Xbox One Retail Packaging

If you’re one of the lucky folks to have pre-ordered an Xbox One, you’ll be receiving one of two editions this coming Friday, November 22—which incidentally is exactly 8 years since the Xbox 360 was released, to the day. The two versions shipping this week are the “Day One” edition, which will be going out to early pre-order customers, and the “standard” edition, for those that jumped on the bandwagon a little later.

Both of the editions include the Xbox One console itself, a Kinect sensor, a chat headset, a power supply, a category 2 HDMI 1.4 cable, and various pieces of documentation like a quick start guide and user’s manual. There is also a single wireless controller included in each package, though the “Day One” edition’s controller it outfitted with a chrome D-Pad and is emblazoned with “Day One 2013”; the standard edition has a regular wireless controller. The “Day One” edition will also include a "digital achievement," though it’s not exactly clear what the digital achievement is at the moment.
 

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Does it play blu-rays?

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By RCone on Nov 20, 2013 "Does it play blu-rays?"

100% compatibility with non-3D titles. 3D might be supported later, but regular blurays are perfectly watchable on the device!

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Yes. From the top of page 2, "The front of the Xbox One is simplistic and utilitarian. It’s completely flat, with a matte finish on the left and a glossy finish on the right. The left side houses the console’s slot-loading Blu-ray drive—which will also play standard DVDs, but not 3D Blu-Ray movies."

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Great review. Cant wait to get mine on Friday!

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Yep

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Cool

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Oops, even though it will play Blu-rays it won't play 3D Blu-rays. A serious omission.

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so I've been thinking since the Xbox One is not backwards compatible would it be possible through the HDMI input for the tv to hook the your 360 up through that? Albeit it would not be true backwards compatibility it might work though for those of us who have a plethora of 360 games we have yet to finish and/or start and still want the dual functionality to watch Netflix or youtube alongside the game. I do realize you would then not be able to hook up your cable or satallite box to the Xbox One but mine doesn't have an HDMI output and the tv thing doesn't really interest me anyhow. Of course Microsoft may have already foresaw people trying to this and put stop gap measures in place to keep it from happening which is most likely the case. If I've thought of then somebody else must have thought it as well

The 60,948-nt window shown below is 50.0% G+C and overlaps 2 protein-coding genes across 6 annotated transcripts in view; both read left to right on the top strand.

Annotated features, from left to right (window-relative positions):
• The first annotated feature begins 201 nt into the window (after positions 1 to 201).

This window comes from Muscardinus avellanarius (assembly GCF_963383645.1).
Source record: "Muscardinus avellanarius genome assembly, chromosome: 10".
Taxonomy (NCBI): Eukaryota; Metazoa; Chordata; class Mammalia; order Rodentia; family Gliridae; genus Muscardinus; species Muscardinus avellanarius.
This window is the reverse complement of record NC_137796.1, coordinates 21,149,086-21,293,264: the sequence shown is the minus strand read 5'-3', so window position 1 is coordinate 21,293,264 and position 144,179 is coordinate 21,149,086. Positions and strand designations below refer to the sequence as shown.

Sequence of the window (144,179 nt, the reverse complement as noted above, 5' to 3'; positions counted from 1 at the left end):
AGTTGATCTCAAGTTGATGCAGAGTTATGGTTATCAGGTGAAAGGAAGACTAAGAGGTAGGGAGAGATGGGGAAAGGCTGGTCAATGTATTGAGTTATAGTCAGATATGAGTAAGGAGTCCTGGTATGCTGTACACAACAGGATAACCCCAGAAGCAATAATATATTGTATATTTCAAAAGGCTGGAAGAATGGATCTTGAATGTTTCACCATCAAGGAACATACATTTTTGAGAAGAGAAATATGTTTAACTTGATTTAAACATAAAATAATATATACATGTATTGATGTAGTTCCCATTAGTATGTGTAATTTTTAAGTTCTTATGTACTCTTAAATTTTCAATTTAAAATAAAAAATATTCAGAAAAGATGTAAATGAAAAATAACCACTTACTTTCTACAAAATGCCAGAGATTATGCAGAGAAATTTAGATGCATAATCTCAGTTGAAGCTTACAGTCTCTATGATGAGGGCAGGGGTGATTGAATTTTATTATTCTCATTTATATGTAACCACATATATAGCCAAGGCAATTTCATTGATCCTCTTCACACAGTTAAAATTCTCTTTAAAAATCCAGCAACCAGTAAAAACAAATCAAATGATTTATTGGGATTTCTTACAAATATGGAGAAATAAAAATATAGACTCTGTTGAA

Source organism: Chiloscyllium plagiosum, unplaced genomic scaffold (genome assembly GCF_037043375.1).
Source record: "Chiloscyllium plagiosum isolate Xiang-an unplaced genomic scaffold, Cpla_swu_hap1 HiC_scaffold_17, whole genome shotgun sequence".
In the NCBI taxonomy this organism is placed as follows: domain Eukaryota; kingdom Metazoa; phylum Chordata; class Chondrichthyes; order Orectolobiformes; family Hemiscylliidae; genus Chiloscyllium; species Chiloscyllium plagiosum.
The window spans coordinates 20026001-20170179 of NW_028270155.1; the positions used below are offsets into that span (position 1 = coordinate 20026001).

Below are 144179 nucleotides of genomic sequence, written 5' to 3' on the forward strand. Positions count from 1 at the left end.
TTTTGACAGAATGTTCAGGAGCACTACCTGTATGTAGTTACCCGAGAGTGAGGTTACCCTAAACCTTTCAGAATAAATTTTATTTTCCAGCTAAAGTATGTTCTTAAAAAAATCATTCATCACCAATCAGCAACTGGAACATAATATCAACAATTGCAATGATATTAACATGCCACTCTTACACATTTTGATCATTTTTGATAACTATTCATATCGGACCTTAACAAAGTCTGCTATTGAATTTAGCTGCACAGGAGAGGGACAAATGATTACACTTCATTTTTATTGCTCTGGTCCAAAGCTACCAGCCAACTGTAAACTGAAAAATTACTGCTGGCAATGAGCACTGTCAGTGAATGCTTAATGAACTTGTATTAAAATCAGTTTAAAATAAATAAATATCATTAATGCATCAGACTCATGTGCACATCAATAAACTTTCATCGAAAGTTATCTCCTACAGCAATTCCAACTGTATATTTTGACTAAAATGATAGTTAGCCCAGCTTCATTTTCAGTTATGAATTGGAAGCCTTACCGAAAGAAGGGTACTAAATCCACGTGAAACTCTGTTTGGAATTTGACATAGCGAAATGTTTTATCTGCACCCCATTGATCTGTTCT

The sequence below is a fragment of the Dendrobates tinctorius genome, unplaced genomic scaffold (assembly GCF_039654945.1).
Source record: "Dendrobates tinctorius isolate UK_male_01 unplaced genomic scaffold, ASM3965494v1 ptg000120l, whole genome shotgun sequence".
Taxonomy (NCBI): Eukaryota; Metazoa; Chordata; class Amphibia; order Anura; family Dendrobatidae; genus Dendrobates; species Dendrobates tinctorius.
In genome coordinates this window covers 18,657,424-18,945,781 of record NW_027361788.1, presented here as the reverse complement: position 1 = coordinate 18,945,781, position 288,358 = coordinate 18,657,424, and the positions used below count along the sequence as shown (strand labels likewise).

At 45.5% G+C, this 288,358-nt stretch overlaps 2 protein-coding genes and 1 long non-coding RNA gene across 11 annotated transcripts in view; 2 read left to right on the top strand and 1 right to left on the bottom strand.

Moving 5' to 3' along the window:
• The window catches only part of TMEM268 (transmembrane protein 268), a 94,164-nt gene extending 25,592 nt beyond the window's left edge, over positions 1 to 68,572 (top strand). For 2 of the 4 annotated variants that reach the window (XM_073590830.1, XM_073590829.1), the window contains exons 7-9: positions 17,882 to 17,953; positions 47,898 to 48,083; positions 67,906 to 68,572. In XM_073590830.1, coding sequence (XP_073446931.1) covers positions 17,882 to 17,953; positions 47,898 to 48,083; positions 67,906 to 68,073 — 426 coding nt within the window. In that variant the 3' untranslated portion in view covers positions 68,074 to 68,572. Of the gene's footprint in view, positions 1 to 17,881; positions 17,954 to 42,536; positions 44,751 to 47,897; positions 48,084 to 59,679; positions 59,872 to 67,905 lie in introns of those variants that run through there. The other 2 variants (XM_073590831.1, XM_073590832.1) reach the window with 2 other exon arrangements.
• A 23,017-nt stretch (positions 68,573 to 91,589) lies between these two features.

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@Josh - You could technically plug in whatever you like into the HDMI input on the Xbox One, and when you switch to that input, whatever is being displayed will be shown on screen. That's really no different than simply plugging the Xbox 360 into a different input on your television and just switching to it though.

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Sometimes, I wish I weren't such a PC snob, because a lot of what the Xbox One brings to the table looks quite nice. I just can't get over the poor graphics and poor performance capabilities in general (again, I'm a PC snob), and appreciate too much the unparalleled flexibility of the PC. Back when the X360 and PS3 launched (both of which I purchased at launch), I didn't feel like the PC was vastly superior at the time. This time around, the delta is enormous. But - so is the power draw, to be fair.

That all said, I am jealous of those who will be playing Forza and Killer Instinct. And while I am not sure I'd put it to much use personally, the new Kinect is unbelievable - Microsoft -really- did nice work there.

"The new consoles may be getting the lion’s share of buzz as of late, but rest assured their arrival is a good thing for the PC."

It's a little unfortunate that it takes a new console generation to make this happen, but I'll take it. Oh, and once the Xbox One gamepad becomes available for the PC, I'm picking that bad boy up. Yet another benefit for PC gamers.

Fantastic look, Marco.